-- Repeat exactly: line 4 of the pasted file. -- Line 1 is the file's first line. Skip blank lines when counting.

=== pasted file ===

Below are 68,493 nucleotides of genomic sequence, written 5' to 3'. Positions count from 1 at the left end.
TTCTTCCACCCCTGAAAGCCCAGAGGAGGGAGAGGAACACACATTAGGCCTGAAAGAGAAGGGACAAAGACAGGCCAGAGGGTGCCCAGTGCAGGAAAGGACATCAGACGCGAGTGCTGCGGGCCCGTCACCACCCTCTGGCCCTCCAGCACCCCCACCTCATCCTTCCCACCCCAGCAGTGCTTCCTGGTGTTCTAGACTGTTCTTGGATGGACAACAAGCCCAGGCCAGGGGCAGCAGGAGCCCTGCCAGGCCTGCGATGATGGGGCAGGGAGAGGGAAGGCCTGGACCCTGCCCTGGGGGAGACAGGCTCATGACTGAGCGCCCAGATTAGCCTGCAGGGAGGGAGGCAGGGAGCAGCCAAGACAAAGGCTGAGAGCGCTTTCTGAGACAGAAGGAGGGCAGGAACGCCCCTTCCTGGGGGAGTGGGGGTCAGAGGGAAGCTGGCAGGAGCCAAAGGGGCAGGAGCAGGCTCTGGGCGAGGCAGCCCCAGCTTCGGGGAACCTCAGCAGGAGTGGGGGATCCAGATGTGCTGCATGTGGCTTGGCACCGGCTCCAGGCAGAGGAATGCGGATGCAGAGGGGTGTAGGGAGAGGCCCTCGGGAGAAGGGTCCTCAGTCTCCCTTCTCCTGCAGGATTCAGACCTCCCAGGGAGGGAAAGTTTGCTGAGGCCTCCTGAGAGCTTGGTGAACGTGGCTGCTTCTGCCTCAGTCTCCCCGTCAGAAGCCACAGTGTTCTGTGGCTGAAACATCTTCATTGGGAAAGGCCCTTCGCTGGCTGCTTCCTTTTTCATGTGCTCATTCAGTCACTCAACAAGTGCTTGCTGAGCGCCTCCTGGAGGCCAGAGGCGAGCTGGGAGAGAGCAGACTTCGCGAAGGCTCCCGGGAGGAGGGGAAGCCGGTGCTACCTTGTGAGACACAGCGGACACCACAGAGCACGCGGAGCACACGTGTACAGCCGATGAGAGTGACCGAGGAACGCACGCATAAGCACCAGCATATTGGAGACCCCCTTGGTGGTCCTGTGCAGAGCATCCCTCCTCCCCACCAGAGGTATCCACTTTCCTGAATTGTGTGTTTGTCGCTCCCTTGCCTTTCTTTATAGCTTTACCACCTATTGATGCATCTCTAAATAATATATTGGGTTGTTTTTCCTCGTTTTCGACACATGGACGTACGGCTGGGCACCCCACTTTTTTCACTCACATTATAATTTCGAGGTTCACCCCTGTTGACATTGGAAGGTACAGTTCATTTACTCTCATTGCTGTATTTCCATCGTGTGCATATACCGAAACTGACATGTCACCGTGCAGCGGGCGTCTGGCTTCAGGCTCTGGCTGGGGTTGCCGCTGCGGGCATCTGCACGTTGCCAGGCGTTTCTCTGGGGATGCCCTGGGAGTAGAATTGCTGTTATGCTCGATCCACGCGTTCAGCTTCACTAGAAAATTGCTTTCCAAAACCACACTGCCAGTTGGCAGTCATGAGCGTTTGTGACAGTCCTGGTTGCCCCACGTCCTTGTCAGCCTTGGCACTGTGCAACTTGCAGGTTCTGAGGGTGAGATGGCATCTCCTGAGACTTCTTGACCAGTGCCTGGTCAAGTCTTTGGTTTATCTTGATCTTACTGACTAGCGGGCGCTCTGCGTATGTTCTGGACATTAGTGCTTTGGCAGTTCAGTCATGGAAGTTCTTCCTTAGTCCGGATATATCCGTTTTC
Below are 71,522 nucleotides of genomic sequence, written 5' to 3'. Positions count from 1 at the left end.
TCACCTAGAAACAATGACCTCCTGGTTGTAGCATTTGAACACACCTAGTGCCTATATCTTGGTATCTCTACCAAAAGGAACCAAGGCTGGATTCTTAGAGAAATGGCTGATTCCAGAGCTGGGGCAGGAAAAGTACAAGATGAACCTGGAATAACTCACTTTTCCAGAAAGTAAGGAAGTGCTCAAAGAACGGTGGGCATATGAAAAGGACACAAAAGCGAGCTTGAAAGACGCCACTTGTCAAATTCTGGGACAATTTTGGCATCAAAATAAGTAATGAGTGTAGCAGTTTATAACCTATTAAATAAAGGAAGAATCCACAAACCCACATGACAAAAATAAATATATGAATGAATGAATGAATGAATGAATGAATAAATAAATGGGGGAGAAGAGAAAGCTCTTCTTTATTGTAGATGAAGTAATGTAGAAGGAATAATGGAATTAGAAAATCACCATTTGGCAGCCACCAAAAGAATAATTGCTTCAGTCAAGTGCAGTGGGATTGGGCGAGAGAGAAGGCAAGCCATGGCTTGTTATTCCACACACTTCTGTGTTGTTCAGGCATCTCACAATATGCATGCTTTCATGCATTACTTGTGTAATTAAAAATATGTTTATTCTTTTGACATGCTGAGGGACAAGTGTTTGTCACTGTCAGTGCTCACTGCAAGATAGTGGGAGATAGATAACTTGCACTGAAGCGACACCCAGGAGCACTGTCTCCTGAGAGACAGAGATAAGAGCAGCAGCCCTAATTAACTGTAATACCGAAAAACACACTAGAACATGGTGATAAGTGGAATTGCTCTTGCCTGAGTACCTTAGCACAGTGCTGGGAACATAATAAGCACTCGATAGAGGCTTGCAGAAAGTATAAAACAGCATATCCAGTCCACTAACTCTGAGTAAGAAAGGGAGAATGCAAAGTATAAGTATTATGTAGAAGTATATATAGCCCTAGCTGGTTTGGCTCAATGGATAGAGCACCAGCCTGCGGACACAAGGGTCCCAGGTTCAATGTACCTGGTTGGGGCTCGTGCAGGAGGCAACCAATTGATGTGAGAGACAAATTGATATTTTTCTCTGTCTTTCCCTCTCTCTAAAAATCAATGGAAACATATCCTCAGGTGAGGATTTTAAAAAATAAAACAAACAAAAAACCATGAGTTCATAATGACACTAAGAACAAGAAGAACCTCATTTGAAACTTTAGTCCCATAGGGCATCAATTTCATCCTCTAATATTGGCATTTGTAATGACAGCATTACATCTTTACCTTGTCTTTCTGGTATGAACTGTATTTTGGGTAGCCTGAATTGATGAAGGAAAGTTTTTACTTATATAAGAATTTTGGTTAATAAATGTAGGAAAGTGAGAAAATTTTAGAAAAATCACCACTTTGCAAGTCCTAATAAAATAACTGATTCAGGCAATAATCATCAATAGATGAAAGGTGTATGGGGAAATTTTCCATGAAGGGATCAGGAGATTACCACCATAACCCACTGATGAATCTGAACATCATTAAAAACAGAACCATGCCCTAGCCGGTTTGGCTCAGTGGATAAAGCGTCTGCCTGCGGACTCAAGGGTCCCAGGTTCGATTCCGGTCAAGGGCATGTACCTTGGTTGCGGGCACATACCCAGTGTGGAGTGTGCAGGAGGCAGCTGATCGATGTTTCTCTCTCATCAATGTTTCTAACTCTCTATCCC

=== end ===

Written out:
TCACCTAGAAACAATGACCTCCTGGTTGTAGCATTTGAACACACCTAGTGCCTATATCTTGGTATCTCTACCAAAAGGAACCAAGGCTGGATTCTTAGAGAAATGGCTGATTCCAGAGCTGGGGCAGGAAAAGTACAAGATGAACCTGGAATAACTCACTTTTCCAGAAAGTAAGGAAGTGCTCAAAGAACGGTGGGCATATGAAAAGGACACAAAAGCGAGCTTGAAAGACGCCACTTGTCAAATTCTGGGACAATTTTGGCATCAAAATAAGTAATGAGTGTAGCAGTTTATAACCTATTAAATAAAGGAAGAATCCACAAACCCACATGACAAAAATAAATATATGAATGAATGAATGAATGAATGAATGAATAAATAAATGGGGGAGAAGAGAAAGCTCTTCTTTATTGTAGATGAAGTAATGTAGAAGGAATAATGGAATTAGAAAATCACCATTTGGCAGCCACCAAAAGAATAATTGCTTCAGTCAAGTGCAGTGGGATTGGGCGAGAGAGAAGGCAAGCCATGGCTTGTTATTCCACACACTTCTGTGTTGTTCAGGCATCTCACAATATGCATGCTTTCATGCATTACTTGTGTAATTAAAAATATGTTTATTCTTTTGACATGCTGAGGGACAAGTGTTTGTCACTGTCAGTGCTCACTGCAAGATAGTGGGAGATAGATAACTTGCACTGAAGCGACACCCAGGAGCACTGTCTCCTGAGAGACAGAGATAAGAGCAGCAGCCCTAATTAACTGTAATACCGAAAAACACACTAGAACATGGTGATAAGTGGAATTGCTCTTGCCTGAGTACCTTAGCACAGTGCTGGGAACATAATAAGCACTCGATAGAGGCTTGCAGAAAGTATAAAACAGCATATCCAGTCCACTAACTCTGAGTAAGAAAGGGAGAATGCAAAGTATAAGTATTATGTAGAAGTATATATAGCCCTAGCTGGTTTGGCTCAATGGATAGAGCACCAGCCTGCGGACACAAGGGTCCCAGGTTCAATGTACCTGGTTGGGGCTCGTGCAGGAGGCAACCAATTGATGTGAGAGACAAATTGATATTTTTCTCTGTCTTTCCCTCTCTCTAAAAATCAATGGAAACATATCCTCAGGTGAGGATTTTAAAAAATAAAACAAACAAAAAACCATGAGTTCATAATGACACTAAGAACAAGAAGAACCTCATTTGAAACTTTAGTCCCATAGGGCATCAATTTCATCCTCTAATATTGGCATTTGTAATGACAGCATTACATCTTTACCTTGTCTTTCTGGTATGAACTGTATTTTGGGTAGCCTGAATTGATGAAGGAAAGTTTTTACTTATATAAGAATTTTGGTTAATAAATGTAGGAAAGTGAGAAAATTTTAGAAAAATCACCACTTTGCAAGTCCTAATAAAATAACTGATTCAGGCAATAATCATCAATAGATGAAAGGTGTATGGGGAAATTTTCCATGAAGGGATCAGGAGATTACCACCATAACCCACTGATGAATCTGAACATCATTAAAAACAGAACCATGCCCTAGCCGGTTTGGCTCAGTGGATAAAGCGTCTGCCTGCGGACTCAAGGGTCCCAGGTTCGATTCCGGTCAAGGGCATGTACCTTGGTTGCGGGCACATACCCAGTGTGGAGTGTGCAGGAGGCAGCTGATCGATGTTTCTCTCTCATCAATGTTTCTAACTCTCTATCCC